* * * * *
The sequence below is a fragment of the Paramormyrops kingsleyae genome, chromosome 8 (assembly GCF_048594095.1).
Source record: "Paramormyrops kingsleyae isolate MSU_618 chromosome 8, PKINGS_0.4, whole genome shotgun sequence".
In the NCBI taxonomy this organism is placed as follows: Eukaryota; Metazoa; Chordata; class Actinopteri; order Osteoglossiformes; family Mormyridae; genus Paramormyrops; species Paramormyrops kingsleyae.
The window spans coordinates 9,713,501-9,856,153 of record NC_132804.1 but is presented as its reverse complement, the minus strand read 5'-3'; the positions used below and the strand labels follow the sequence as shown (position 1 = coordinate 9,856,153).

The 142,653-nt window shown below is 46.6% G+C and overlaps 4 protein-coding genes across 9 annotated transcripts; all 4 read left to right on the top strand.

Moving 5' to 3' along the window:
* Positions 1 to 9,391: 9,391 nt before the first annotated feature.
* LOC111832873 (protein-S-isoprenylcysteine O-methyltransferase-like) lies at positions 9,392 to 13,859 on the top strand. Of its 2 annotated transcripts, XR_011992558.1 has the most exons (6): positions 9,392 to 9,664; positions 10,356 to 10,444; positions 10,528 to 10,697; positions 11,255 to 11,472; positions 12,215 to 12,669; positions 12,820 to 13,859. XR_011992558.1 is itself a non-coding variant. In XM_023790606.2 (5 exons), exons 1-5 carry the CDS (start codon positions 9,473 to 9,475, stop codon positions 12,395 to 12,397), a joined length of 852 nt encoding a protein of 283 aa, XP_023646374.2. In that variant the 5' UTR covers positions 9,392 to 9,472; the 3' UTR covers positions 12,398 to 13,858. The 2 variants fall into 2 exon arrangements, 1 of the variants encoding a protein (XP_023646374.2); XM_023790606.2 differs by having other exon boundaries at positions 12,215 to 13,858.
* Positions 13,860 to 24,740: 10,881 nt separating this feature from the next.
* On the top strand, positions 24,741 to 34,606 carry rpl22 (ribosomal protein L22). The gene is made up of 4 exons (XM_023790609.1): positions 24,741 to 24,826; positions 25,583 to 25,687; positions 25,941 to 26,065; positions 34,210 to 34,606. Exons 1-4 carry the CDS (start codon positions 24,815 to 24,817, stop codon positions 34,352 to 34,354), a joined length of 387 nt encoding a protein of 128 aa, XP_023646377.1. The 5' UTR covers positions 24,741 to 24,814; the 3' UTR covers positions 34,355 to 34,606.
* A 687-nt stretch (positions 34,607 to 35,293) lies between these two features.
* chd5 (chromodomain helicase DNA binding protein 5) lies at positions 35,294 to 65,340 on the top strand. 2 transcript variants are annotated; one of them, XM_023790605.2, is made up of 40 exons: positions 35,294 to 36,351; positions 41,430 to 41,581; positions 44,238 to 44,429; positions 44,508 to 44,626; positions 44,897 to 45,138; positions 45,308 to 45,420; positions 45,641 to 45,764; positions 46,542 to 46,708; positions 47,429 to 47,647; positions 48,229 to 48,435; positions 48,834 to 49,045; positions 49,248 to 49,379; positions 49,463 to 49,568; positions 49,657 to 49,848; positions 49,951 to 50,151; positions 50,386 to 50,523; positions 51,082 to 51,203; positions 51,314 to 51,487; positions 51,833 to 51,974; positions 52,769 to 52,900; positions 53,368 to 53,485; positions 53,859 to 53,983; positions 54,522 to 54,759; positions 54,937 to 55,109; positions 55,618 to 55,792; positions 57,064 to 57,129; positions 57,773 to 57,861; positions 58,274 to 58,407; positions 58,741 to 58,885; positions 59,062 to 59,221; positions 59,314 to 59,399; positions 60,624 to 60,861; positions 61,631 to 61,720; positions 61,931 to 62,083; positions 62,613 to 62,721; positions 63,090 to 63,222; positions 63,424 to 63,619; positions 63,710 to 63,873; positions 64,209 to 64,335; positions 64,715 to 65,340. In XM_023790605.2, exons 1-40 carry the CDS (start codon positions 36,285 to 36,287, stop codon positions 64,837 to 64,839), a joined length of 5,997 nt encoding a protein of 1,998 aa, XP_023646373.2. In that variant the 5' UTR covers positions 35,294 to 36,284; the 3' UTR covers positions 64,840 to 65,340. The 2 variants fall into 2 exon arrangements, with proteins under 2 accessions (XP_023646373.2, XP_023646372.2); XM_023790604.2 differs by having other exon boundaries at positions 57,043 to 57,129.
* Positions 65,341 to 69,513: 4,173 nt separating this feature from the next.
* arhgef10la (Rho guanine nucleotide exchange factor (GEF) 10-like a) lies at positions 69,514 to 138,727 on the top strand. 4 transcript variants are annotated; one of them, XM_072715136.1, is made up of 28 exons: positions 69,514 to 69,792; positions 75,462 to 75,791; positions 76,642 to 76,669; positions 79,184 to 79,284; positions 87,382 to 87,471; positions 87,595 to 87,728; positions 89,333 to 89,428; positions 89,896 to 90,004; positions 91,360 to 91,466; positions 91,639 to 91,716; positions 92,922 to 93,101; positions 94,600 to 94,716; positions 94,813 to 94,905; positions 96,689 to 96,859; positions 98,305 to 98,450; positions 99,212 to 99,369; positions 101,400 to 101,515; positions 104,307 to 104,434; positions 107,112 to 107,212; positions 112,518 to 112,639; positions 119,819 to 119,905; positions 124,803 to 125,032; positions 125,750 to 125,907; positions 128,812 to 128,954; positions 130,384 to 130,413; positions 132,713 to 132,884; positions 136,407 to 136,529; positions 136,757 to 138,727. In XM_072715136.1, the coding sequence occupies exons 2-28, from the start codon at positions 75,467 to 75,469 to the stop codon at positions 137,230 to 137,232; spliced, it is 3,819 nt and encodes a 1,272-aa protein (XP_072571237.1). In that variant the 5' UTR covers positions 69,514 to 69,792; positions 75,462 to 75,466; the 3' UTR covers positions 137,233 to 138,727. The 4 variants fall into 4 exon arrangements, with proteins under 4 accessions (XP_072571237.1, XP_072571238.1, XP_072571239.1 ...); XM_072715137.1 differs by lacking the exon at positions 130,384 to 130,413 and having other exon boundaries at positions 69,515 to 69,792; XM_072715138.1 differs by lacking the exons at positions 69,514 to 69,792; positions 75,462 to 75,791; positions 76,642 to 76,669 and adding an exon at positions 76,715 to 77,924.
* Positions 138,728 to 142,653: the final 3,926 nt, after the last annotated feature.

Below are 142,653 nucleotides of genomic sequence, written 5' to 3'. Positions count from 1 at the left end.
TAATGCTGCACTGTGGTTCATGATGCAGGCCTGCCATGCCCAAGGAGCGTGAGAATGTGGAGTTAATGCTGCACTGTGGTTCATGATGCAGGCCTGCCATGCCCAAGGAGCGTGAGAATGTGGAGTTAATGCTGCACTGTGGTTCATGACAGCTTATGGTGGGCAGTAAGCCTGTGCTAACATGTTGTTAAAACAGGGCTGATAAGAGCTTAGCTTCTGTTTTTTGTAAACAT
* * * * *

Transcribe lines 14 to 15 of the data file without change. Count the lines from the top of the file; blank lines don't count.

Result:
* arhgef10la (Rho guanine nucleotide exchange factor (GEF) 10-like a) lies at positions 69,514 to 138,727 on the top strand. 4 transcript variants are annotated; one of them, XM_072715136.1, is made up of 28 exons: positions 69,514 to 69,792; positions 75,462 to 75,791; positions 76,642 to 76,669; positions 79,184 to 79,284; positions 87,382 to 87,471; positions 87,595 to 87,728; positions 89,333 to 89,428; positions 89,896 to 90,004; positions 91,360 to 91,466; positions 91,639 to 91,716; positions 92,922 to 93,101; positions 94,600 to 94,716; positions 94,813 to 94,905; positions 96,689 to 96,859; positions 98,305 to 98,450; positions 99,212 to 99,369; positions 101,400 to 101,515; positions 104,307 to 104,434; positions 107,112 to 107,212; positions 112,518 to 112,639; positions 119,819 to 119,905; positions 124,803 to 125,032; positions 125,750 to 125,907; positions 128,812 to 128,954; positions 130,384 to 130,413; positions 132,713 to 132,884; positions 136,407 to 136,529; positions 136,757 to 138,727. In XM_072715136.1, the coding sequence occupies exons 2-28, from the start codon at positions 75,467 to 75,469 to the stop codon at positions 137,230 to 137,232; spliced, it is 3,819 nt and encodes a 1,272-aa protein (XP_072571237.1). In that variant the 5' UTR covers positions 69,514 to 69,792; positions 75,462 to 75,466; the 3' UTR covers positions 137,233 to 138,727. The 4 variants fall into 4 exon arrangements, with proteins under 4 accessions (XP_072571237.1, XP_072571238.1, XP_072571239.1 ...); XM_072715137.1 differs by lacking the exon at positions 130,384 to 130,413 and having other exon boundaries at positions 69,515 to 69,792; XM_072715138.1 differs by lacking the exons at positions 69,514 to 69,792; positions 75,462 to 75,791; positions 76,642 to 76,669 and adding an exon at positions 76,715 to 77,924.
* Positions 138,728 to 142,653: the final 3,926 nt, after the last annotated feature.